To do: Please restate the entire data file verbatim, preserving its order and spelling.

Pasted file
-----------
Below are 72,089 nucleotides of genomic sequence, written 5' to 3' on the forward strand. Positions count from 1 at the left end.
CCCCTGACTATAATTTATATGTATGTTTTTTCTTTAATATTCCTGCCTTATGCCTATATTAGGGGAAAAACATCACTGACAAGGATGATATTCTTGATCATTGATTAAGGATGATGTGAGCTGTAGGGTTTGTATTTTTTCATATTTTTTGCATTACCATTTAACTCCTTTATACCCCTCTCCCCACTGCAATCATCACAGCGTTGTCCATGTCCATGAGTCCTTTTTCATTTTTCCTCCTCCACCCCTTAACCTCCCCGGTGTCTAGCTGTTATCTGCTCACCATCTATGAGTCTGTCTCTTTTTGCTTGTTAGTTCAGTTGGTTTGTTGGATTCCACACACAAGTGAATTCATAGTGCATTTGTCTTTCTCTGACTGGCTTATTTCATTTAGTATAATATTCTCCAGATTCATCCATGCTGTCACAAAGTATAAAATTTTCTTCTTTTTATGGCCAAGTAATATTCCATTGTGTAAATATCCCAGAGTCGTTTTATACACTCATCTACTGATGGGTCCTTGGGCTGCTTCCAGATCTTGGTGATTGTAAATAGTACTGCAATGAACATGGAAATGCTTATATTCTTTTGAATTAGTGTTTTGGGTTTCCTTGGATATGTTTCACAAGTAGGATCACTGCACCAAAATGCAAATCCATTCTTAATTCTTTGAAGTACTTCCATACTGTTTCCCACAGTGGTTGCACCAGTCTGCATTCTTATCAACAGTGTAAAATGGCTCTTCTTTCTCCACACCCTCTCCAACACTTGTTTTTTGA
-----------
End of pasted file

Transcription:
Below are 72,089 nucleotides of genomic sequence, written 5' to 3' on the forward strand. Positions count from 1 at the left end.
CCCCTGACTATAATTTATATGTATGTTTTTTCTTTAATATTCCTGCCTTATGCCTATATTAGGGGAAAAACATCACTGACAAGGATGATATTCTTGATCATTGATTAAGGATGATGTGAGCTGTAGGGTTTGTATTTTTTCATATTTTTTGCATTACCATTTAACTCCTTTATACCCCTCTCCCCACTGCAATCATCACAGCGTTGTCCATGTCCATGAGTCCTTTTTCATTTTTCCTCCTCCACCCCTTAACCTCCCCGGTGTCTAGCTGTTATCTGCTCACCATCTATGAGTCTGTCTCTTTTTGCTTGTTAGTTCAGTTGGTTTGTTGGATTCCACACACAAGTGAATTCATAGTGCATTTGTCTTTCTCTGACTGGCTTATTTCATTTAGTATAATATTCTCCAGATTCATCCATGCTGTCACAAAGTATAAAATTTTCTTCTTTTTATGGCCAAGTAATATTCCATTGTGTAAATATCCCAGAGTCGTTTTATACACTCATCTACTGATGGGTCCTTGGGCTGCTTCCAGATCTTGGTGATTGTAAATAGTACTGCAATGAACATGGAAATGCTTATATTCTTTTGAATTAGTGTTTTGGGTTTCCTTGGATATGTTTCACAAGTAGGATCACTGCACCAAAATGCAAATCCATTCTTAATTCTTTGAAGTACTTCCATACTGTTTCCCACAGTGGTTGCACCAGTCTGCATTCTTATCAACAGTGTAAAATGGCTCTTCTTTCTCCACACCCTCTCCAACACTTGTTTTTTGA